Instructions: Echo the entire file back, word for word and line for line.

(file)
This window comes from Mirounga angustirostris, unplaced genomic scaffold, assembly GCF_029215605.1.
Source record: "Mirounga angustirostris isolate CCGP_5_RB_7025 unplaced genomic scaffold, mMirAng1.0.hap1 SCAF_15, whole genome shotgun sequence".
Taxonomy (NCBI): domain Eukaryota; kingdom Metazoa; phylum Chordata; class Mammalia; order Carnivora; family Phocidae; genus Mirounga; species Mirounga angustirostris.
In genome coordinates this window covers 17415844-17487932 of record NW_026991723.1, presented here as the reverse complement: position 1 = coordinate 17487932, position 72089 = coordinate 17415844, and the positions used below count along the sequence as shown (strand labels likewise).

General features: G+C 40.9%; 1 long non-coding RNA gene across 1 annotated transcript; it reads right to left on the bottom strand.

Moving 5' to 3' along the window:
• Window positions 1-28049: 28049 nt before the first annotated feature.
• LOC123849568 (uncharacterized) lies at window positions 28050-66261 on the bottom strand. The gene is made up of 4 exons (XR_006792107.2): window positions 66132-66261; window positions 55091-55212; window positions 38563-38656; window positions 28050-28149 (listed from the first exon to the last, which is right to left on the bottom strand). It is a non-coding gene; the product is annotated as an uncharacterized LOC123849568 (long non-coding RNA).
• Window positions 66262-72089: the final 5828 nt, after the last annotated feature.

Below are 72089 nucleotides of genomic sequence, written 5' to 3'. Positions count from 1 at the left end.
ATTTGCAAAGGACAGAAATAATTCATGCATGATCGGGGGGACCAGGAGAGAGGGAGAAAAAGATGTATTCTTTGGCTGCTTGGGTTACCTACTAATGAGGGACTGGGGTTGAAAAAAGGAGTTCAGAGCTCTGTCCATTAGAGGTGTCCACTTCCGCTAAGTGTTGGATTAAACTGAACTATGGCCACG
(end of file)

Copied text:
This window comes from Mirounga angustirostris, unplaced genomic scaffold, assembly GCF_029215605.1.
Source record: "Mirounga angustirostris isolate CCGP_5_RB_7025 unplaced genomic scaffold, mMirAng1.0.hap1 SCAF_15, whole genome shotgun sequence".
Taxonomy (NCBI): domain Eukaryota; kingdom Metazoa; phylum Chordata; class Mammalia; order Carnivora; family Phocidae; genus Mirounga; species Mirounga angustirostris.
In genome coordinates this window covers 17415844-17487932 of record NW_026991723.1, presented here as the reverse complement: position 1 = coordinate 17487932, position 72089 = coordinate 17415844, and the positions used below count along the sequence as shown (strand labels likewise).

General features: G+C 40.9%; 1 long non-coding RNA gene across 1 annotated transcript; it reads right to left on the bottom strand.

Moving 5' to 3' along the window:
• Window positions 1-28049: 28049 nt before the first annotated feature.
• LOC123849568 (uncharacterized) lies at window positions 28050-66261 on the bottom strand. The gene is made up of 4 exons (XR_006792107.2): window positions 66132-66261; window positions 55091-55212; window positions 38563-38656; window positions 28050-28149 (listed from the first exon to the last, which is right to left on the bottom strand). It is a non-coding gene; the product is annotated as an uncharacterized LOC123849568 (long non-coding RNA).
• Window positions 66262-72089: the final 5828 nt, after the last annotated feature.

Below are 72089 nucleotides of genomic sequence, written 5' to 3'. Positions count from 1 at the left end.
ATTTGCAAAGGACAGAAATAATTCATGCATGATCGGGGGGACCAGGAGAGAGGGAGAAAAAGATGTATTCTTTGGCTGCTTGGGTTACCTACTAATGAGGGACTGGGGTTGAAAAAAGGAGTTCAGAGCTCTGTCCATTAGAGGTGTCCACTTCCGCTAAGTGTTGGATTAAACTGAACTATGGCCACG